As I recently posted on social media, in an effort to honor a commitment I made in My 2021 Year In Review, this post is part of a 2022 birthday week movement to post something once daily this week on my blog, The Impossibility Movement. Well, six out of seven isn’t bad. I blame Shannon for the missed Saturday post, and I have zero regrets. Incidentally, today’s post is one of love and gratitude for that cherished friendship.
Once in a blue moon, God gives you a friend who changes your life. I met Shannon during my time as a trauma nurse, and we quickly bonded over sick jokes and dark humor. If you’ve never work in emergency medicine, it’s something you probably wouldn’t understand. ER workers are a different breed. As far as I’m concerned, when you’ve worked alongside anyone in the ER, when you’ve seen the shit that we’ve seen and experienced what we’ve experienced, together, you‘re bonded for life. To be honest, I think having a few screws loose is a job requirement. But I digress.
Shannon and I experienced so many similar things at similar time periods. Our respective journeys toward personal growth and enlightenment have been strikingly parallel, and we each have had no qualms with calling the other out on his or her own bullshit when it came down to promoting personal growth. For example, at a time when I had become a stagnant, clingy, needy shell of a man in a toxic relationship, Shannon was the only friend who possessed the chutzpah to proclaim,
“What the fuck are you doing? You’ve lost your balls. Stop being a little bitch.“
It was a dagger that I wasn’t ready to receive. But it was true. And the days that followed were wrought with pain and tears. I was molting, shedding my timid identity, and growing new skin that would radiate power and command respect. And it hurt like hell, as spiritual growth often does.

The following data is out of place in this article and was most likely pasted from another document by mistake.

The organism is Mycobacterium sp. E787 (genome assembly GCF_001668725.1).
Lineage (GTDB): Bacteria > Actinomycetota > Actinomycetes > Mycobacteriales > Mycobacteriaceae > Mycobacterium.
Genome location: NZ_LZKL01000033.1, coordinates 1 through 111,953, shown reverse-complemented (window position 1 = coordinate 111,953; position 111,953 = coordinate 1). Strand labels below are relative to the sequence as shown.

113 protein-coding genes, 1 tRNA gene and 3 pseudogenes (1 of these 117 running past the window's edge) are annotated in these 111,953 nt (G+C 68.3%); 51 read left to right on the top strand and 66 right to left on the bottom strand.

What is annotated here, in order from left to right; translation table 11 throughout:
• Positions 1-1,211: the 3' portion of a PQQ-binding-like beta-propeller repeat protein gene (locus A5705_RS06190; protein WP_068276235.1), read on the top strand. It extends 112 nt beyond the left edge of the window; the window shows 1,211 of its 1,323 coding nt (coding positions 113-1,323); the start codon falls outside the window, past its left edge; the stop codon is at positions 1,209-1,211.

That time period would mark a pivotal point in my personal growth, one in which I made a staunch commitment to put my dignity and self-respect first, and furthermore, to never again tolerate a solitary ounce of bullshit in any relationship, romantic or not. Ironically, it was also that very commitment to MY OWN self love which bestowed upon me a power to love OTHER humans in ways I never thought possible. It was also paramount in my quest to fear nothing.
Several months after, I cut the cord of acclimation; I ditched the only familiar life that I knew; I sold, donated or trashed the majority of my possessions; I terminated the lease on my massive house; I moved into a humble beach shack four hours from my prior home; I learned to surf; I dyed my hair and stopped cutting it; I got a deep and meaningful tattoo sleeve; and I became the vagabond that my heart had so deeply longed for over the entirety of my life. And I also met someone who would completely eradicate my one remaining fear: commitment. But more on that in a future post.
And to the person who called me out for my timidity and lack of balls, who nudged, nay pushed, nay kicked my petrified ass out of my comfortable nest, Shannon, I am grateful beyond what I could ever put into language, my connection, my friend, my soul sister.